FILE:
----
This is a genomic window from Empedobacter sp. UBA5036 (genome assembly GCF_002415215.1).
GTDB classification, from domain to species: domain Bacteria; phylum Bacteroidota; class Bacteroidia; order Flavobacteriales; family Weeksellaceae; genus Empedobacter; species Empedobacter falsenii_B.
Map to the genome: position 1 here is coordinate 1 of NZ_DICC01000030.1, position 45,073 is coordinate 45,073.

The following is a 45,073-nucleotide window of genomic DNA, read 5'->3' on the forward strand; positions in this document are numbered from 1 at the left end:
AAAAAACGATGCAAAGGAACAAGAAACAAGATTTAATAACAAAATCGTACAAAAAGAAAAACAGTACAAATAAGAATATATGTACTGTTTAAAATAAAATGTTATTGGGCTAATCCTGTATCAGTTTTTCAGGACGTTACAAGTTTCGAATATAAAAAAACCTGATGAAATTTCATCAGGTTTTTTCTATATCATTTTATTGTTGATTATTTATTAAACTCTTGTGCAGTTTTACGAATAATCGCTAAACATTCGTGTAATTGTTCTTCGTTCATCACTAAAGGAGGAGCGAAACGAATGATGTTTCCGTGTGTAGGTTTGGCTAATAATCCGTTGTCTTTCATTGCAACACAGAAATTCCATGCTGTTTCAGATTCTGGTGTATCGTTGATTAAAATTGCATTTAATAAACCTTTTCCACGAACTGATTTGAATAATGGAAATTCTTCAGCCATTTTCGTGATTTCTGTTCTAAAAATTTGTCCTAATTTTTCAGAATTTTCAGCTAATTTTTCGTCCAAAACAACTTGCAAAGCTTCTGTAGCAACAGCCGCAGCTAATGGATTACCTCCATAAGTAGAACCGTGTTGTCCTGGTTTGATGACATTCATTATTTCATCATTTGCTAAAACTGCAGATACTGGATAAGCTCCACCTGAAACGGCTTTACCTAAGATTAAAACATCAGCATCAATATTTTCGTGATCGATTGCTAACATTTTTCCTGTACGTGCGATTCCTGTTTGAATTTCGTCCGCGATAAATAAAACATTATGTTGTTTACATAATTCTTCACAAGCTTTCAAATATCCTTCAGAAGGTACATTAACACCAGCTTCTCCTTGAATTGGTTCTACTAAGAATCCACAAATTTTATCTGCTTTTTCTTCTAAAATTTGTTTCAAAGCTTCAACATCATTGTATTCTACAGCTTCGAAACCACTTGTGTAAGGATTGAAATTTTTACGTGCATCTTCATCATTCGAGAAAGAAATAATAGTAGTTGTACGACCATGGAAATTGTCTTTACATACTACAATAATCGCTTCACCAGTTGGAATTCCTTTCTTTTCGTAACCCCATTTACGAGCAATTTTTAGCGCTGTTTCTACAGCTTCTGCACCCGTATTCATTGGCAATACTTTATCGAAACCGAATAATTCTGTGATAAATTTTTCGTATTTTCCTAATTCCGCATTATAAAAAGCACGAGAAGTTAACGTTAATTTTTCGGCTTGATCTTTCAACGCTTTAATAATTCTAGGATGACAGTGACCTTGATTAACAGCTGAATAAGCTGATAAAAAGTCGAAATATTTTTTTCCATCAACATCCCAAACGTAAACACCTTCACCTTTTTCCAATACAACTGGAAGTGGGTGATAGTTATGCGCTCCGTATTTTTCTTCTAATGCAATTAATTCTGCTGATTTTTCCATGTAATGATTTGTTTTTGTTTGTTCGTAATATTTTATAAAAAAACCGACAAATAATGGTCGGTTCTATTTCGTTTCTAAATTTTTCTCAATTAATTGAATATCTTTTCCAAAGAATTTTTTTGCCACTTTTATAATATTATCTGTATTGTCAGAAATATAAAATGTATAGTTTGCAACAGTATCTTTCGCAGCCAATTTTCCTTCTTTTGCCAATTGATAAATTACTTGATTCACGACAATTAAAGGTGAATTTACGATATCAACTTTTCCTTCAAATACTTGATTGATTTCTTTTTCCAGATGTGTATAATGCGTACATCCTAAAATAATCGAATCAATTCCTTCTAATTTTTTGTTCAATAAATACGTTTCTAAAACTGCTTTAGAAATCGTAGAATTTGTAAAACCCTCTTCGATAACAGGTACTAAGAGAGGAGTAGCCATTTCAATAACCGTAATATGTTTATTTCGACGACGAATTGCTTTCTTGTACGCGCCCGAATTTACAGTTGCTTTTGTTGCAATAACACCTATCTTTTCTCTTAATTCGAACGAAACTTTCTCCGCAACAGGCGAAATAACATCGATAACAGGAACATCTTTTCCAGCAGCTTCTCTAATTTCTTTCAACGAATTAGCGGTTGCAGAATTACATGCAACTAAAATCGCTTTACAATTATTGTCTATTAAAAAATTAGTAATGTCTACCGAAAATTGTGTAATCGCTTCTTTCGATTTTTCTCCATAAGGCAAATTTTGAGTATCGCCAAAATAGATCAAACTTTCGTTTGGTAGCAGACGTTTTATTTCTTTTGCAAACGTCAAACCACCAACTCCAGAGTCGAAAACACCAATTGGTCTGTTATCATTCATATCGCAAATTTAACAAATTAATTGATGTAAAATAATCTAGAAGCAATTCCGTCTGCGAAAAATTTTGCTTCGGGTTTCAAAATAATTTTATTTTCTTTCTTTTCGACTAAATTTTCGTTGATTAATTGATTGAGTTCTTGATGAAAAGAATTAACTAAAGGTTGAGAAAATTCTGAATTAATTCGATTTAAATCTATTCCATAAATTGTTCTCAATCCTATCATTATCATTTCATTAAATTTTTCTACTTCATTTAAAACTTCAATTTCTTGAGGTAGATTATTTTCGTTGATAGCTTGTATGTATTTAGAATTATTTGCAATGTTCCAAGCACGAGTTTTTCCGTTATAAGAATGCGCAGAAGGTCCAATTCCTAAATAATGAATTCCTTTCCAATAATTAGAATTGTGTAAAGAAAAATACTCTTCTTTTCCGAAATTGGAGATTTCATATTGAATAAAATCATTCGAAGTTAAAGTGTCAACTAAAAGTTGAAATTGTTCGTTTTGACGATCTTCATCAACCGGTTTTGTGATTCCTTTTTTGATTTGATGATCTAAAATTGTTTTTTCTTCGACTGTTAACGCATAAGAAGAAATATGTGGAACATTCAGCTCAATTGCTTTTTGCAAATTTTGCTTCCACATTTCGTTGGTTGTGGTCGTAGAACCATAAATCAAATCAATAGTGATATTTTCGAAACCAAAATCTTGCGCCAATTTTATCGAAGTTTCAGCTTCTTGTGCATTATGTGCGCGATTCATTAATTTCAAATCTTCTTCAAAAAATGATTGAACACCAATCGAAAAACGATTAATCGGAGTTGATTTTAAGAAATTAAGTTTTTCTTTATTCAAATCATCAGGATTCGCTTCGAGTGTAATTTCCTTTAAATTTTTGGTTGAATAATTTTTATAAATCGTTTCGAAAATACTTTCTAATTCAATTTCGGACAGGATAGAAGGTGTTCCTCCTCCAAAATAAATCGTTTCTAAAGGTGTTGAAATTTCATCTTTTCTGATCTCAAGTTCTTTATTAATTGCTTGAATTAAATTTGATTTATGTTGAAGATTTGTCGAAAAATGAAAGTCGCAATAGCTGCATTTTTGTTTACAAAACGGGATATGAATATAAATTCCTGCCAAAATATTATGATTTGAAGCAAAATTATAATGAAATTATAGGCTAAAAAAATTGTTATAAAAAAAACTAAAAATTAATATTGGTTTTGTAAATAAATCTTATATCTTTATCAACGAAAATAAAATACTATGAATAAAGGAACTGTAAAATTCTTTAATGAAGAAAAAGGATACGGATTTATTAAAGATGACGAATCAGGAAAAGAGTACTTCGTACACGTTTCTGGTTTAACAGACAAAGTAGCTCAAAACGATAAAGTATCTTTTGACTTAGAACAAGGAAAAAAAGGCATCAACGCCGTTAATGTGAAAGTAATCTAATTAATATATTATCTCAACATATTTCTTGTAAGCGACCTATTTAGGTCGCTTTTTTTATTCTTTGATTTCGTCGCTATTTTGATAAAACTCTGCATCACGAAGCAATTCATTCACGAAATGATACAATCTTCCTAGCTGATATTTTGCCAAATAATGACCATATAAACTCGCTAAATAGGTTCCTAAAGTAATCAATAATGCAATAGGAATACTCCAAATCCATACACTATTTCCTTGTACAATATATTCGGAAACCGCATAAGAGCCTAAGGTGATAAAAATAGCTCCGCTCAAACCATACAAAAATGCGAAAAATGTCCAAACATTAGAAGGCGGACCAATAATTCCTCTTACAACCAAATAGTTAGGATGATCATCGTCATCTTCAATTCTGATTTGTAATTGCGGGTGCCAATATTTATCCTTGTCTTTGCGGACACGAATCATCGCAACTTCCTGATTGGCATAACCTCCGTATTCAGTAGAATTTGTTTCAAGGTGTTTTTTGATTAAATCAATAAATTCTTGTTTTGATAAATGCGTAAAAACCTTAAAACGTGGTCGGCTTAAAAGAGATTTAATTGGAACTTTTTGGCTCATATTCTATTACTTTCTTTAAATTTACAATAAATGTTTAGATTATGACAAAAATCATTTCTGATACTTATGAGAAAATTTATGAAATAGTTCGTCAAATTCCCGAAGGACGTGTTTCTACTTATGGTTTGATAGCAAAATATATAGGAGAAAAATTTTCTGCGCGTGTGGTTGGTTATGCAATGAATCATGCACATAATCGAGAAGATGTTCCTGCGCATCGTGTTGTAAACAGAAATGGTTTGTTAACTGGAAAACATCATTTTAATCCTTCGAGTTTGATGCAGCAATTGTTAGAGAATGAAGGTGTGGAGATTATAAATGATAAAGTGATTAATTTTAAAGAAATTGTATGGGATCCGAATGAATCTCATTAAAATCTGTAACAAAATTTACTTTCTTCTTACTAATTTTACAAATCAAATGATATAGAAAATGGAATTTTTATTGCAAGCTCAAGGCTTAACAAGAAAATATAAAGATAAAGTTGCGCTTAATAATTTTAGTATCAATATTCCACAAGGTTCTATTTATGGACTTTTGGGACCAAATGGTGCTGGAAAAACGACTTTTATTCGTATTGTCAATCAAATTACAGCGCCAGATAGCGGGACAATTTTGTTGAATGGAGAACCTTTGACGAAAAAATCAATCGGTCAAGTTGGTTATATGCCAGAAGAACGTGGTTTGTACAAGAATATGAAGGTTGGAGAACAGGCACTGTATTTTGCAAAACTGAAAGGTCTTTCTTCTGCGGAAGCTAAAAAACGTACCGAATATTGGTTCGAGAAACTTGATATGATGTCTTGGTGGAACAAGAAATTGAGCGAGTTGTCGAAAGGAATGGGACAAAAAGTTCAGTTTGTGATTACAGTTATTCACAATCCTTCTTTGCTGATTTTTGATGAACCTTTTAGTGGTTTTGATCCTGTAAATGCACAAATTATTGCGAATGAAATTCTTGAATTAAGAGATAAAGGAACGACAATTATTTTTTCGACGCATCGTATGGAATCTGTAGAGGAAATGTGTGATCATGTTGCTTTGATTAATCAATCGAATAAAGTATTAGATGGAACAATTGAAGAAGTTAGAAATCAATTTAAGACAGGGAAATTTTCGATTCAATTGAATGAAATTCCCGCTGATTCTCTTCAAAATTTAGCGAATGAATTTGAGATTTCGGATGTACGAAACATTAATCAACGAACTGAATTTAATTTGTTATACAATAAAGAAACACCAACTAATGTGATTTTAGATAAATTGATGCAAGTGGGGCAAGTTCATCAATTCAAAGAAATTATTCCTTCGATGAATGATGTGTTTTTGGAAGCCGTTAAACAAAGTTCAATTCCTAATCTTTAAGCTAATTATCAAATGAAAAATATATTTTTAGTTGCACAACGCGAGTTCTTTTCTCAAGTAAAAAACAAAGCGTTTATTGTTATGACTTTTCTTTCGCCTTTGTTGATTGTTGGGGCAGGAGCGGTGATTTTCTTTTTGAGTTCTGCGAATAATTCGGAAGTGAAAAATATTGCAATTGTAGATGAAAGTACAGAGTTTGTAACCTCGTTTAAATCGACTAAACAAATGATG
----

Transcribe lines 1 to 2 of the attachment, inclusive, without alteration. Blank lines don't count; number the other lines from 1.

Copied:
This is a genomic window from Empedobacter sp. UBA5036 (genome assembly GCF_002415215.1).
GTDB classification, from domain to species: domain Bacteria; phylum Bacteroidota; class Bacteroidia; order Flavobacteriales; family Weeksellaceae; genus Empedobacter; species Empedobacter falsenii_B.